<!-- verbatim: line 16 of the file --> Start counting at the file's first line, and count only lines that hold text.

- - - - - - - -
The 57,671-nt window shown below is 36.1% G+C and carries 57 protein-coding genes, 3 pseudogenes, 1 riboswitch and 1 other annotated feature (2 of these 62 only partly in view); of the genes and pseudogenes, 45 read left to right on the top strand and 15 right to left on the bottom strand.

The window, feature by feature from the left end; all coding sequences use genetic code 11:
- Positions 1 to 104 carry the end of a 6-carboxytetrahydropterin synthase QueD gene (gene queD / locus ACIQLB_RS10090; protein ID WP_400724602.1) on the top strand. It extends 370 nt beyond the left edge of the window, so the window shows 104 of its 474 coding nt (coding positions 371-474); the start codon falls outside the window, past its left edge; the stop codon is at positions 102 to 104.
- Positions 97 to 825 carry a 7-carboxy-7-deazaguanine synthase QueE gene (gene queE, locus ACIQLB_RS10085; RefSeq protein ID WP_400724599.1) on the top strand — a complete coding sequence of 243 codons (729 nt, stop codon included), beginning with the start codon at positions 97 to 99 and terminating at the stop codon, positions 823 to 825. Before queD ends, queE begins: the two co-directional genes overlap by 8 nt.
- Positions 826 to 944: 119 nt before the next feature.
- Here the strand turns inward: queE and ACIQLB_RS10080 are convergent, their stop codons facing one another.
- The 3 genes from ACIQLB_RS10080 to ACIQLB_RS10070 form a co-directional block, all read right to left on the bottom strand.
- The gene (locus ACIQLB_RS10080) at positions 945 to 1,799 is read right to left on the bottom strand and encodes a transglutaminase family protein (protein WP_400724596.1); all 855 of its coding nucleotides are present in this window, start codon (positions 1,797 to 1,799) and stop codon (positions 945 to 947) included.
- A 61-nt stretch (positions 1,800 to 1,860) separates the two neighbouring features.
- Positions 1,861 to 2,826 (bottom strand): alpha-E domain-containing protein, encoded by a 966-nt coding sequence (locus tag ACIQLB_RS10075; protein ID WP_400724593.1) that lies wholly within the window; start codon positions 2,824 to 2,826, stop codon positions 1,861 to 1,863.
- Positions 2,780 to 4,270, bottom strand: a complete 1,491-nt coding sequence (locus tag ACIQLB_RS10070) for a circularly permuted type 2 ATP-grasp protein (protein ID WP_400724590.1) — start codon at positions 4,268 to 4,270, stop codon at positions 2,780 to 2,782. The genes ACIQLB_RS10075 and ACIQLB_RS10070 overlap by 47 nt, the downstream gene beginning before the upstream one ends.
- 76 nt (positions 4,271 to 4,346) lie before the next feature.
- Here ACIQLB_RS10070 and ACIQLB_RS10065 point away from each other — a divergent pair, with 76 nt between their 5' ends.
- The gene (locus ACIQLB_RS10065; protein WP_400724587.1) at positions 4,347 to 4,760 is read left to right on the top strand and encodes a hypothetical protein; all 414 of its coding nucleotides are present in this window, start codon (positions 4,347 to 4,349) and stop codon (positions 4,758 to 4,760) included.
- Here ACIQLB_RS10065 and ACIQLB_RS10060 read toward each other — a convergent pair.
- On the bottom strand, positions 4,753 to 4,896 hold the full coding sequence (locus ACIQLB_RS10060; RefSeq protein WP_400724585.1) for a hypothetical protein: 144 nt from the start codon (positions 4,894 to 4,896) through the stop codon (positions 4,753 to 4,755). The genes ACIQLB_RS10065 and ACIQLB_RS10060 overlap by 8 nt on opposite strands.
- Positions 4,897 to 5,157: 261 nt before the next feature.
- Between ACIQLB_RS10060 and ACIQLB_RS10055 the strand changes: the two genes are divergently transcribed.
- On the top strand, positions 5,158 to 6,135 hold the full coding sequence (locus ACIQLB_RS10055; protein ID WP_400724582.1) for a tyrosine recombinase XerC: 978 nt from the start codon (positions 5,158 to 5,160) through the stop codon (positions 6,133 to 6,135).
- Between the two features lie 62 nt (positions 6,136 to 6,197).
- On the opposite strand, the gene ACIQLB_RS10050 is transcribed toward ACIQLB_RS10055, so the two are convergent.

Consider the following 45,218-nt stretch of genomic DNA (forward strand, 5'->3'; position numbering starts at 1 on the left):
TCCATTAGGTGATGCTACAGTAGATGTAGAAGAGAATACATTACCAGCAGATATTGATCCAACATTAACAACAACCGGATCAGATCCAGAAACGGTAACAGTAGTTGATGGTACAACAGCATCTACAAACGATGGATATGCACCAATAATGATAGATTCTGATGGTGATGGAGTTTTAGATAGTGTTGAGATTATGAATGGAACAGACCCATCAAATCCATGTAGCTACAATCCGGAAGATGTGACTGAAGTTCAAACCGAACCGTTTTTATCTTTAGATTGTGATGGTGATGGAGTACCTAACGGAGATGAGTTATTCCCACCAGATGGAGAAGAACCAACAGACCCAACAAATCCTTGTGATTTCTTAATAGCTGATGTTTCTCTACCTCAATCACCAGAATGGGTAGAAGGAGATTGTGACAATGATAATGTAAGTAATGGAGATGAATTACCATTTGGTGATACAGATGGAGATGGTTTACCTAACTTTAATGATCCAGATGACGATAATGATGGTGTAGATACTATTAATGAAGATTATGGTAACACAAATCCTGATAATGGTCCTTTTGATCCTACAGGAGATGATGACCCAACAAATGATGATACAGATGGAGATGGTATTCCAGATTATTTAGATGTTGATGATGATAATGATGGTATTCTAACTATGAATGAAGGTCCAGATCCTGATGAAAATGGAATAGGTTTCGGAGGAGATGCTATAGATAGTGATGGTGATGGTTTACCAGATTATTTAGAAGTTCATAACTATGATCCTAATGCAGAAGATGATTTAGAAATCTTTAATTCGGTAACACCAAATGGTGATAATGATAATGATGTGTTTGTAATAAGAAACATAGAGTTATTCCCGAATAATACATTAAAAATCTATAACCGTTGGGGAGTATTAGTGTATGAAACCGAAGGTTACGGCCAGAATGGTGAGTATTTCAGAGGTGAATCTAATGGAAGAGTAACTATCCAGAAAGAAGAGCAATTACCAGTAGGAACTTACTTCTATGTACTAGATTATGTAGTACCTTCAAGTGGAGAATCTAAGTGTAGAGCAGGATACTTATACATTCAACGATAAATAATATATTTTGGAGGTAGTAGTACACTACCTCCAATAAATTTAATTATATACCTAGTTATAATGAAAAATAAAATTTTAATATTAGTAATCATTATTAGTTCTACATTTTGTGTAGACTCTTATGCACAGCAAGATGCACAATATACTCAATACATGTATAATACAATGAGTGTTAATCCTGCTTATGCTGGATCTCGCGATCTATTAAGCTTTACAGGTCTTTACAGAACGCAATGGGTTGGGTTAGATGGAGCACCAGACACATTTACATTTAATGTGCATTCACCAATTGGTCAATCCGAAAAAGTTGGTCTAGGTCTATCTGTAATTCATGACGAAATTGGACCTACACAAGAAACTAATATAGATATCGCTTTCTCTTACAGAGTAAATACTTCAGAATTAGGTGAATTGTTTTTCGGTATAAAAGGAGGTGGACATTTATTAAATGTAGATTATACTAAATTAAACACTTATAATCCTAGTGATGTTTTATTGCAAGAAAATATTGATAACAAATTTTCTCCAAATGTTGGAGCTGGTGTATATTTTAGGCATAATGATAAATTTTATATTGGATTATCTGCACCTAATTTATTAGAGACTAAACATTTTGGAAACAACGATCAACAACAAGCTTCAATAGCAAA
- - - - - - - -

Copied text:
- On the bottom strand, positions 4,753 to 4,896 hold the full coding sequence (locus ACIQLB_RS10060; RefSeq protein WP_400724585.1) for a hypothetical protein: 144 nt from the start codon (positions 4,894 to 4,896) through the stop codon (positions 4,753 to 4,755). The genes ACIQLB_RS10065 and ACIQLB_RS10060 overlap by 8 nt on opposite strands.